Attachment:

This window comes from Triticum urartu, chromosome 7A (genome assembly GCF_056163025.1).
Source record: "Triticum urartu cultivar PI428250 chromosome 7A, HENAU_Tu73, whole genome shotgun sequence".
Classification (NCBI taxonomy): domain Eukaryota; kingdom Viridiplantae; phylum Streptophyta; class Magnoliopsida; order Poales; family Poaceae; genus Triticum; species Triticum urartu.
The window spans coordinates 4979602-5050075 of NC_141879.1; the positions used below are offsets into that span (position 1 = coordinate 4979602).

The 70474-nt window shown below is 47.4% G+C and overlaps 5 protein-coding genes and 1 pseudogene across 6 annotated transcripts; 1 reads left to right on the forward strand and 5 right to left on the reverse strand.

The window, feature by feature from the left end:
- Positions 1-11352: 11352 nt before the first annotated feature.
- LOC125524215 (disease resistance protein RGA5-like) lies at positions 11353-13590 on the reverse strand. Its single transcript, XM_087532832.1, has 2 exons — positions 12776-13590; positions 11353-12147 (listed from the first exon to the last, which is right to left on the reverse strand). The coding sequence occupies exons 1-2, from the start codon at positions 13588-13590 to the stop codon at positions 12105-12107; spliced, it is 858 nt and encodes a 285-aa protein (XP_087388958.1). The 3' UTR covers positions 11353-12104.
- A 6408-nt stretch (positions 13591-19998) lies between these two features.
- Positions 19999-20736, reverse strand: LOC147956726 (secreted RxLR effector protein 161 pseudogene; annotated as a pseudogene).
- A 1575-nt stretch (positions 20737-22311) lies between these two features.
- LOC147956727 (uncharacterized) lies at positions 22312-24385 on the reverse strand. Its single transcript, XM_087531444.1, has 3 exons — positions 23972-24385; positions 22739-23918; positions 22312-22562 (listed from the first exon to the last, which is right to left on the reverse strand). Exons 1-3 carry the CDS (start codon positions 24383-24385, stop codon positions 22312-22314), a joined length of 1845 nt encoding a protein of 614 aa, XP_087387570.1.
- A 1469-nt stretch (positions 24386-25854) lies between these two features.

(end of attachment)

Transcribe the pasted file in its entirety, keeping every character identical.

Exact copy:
This window comes from Triticum urartu, chromosome 7A (genome assembly GCF_056163025.1).
Source record: "Triticum urartu cultivar PI428250 chromosome 7A, HENAU_Tu73, whole genome shotgun sequence".
Classification (NCBI taxonomy): domain Eukaryota; kingdom Viridiplantae; phylum Streptophyta; class Magnoliopsida; order Poales; family Poaceae; genus Triticum; species Triticum urartu.
The window spans coordinates 4979602-5050075 of NC_141879.1; the positions used below are offsets into that span (position 1 = coordinate 4979602).

The 70474-nt window shown below is 47.4% G+C and overlaps 5 protein-coding genes and 1 pseudogene across 6 annotated transcripts; 1 reads left to right on the forward strand and 5 right to left on the reverse strand.

The window, feature by feature from the left end:
- Positions 1-11352: 11352 nt before the first annotated feature.
- LOC125524215 (disease resistance protein RGA5-like) lies at positions 11353-13590 on the reverse strand. Its single transcript, XM_087532832.1, has 2 exons — positions 12776-13590; positions 11353-12147 (listed from the first exon to the last, which is right to left on the reverse strand). The coding sequence occupies exons 1-2, from the start codon at positions 13588-13590 to the stop codon at positions 12105-12107; spliced, it is 858 nt and encodes a 285-aa protein (XP_087388958.1). The 3' UTR covers positions 11353-12104.
- A 6408-nt stretch (positions 13591-19998) lies between these two features.
- Positions 19999-20736, reverse strand: LOC147956726 (secreted RxLR effector protein 161 pseudogene; annotated as a pseudogene).
- A 1575-nt stretch (positions 20737-22311) lies between these two features.
- LOC147956727 (uncharacterized) lies at positions 22312-24385 on the reverse strand. Its single transcript, XM_087531444.1, has 3 exons — positions 23972-24385; positions 22739-23918; positions 22312-22562 (listed from the first exon to the last, which is right to left on the reverse strand). Exons 1-3 carry the CDS (start codon positions 24383-24385, stop codon positions 22312-22314), a joined length of 1845 nt encoding a protein of 614 aa, XP_087387570.1.
- A 1469-nt stretch (positions 24386-25854) lies between these two features.